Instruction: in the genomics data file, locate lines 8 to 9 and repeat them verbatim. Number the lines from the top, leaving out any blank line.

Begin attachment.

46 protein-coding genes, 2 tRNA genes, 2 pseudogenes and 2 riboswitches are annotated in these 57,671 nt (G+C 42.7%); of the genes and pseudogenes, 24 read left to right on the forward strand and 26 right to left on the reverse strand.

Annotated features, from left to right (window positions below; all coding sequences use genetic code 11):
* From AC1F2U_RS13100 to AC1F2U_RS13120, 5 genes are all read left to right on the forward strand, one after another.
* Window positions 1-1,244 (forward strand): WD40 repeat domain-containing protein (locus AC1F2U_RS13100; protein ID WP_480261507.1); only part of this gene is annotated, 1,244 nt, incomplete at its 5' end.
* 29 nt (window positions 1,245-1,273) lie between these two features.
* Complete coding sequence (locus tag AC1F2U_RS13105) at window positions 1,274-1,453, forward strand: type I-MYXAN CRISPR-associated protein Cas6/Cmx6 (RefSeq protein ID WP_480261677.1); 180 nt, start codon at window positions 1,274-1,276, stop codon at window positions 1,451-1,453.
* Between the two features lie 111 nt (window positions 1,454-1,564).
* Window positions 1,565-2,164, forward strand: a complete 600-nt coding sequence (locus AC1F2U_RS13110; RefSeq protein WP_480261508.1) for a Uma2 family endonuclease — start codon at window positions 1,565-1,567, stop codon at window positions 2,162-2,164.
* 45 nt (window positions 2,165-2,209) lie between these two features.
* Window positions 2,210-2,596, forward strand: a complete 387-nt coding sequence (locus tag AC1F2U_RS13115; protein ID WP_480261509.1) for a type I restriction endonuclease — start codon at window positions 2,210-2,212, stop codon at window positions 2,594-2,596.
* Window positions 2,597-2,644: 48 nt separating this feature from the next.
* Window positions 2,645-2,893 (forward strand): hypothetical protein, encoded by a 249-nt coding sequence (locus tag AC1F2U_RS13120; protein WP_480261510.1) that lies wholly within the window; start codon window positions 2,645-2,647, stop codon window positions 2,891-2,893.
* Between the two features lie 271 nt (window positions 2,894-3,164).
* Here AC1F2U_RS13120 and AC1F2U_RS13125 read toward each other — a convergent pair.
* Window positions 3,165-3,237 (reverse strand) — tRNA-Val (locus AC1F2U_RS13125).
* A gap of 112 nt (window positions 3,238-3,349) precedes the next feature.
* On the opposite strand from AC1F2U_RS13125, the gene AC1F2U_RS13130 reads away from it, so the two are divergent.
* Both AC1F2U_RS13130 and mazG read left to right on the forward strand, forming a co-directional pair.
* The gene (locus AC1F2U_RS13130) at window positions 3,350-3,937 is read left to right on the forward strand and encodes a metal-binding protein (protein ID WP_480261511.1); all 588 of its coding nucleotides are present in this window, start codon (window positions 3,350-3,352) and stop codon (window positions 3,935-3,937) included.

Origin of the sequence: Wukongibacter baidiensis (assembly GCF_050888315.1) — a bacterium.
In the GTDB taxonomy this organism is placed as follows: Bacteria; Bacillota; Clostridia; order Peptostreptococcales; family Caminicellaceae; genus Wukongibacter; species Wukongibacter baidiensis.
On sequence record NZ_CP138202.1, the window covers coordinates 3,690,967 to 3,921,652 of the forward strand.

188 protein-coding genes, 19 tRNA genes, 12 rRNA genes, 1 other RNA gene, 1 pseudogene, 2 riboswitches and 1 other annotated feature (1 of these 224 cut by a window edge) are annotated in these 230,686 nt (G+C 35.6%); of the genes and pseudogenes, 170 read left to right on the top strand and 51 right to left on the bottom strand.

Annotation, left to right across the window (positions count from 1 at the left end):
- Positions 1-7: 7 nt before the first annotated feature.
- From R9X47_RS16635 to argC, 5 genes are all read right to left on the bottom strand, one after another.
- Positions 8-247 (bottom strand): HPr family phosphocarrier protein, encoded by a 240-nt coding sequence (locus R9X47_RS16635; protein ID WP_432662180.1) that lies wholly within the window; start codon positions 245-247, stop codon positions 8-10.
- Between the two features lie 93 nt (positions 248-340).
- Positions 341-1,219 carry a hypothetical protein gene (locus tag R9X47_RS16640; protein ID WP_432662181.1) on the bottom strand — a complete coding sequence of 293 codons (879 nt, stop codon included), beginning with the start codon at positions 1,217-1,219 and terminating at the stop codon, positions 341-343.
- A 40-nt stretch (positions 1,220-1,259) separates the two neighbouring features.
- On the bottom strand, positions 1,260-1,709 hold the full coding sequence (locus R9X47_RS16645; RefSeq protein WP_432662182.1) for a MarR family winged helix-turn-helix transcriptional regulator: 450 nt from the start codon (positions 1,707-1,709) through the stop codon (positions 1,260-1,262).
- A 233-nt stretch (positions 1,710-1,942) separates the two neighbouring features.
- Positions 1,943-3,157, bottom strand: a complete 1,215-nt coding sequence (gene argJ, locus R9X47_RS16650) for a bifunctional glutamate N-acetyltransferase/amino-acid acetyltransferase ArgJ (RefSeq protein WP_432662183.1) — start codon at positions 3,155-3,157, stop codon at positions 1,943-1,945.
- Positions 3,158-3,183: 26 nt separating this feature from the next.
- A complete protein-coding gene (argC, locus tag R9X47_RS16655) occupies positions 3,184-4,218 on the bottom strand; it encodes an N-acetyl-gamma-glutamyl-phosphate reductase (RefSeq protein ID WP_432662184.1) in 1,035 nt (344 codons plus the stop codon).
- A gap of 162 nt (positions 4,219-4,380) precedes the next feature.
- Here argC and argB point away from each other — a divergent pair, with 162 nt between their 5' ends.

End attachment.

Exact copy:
* Window positions 1,565-2,164, forward strand: a complete 600-nt coding sequence (locus AC1F2U_RS13110; RefSeq protein WP_480261508.1) for a Uma2 family endonuclease — start codon at window positions 1,565-1,567, stop codon at window positions 2,162-2,164.
* 45 nt (window positions 2,165-2,209) lie between these two features.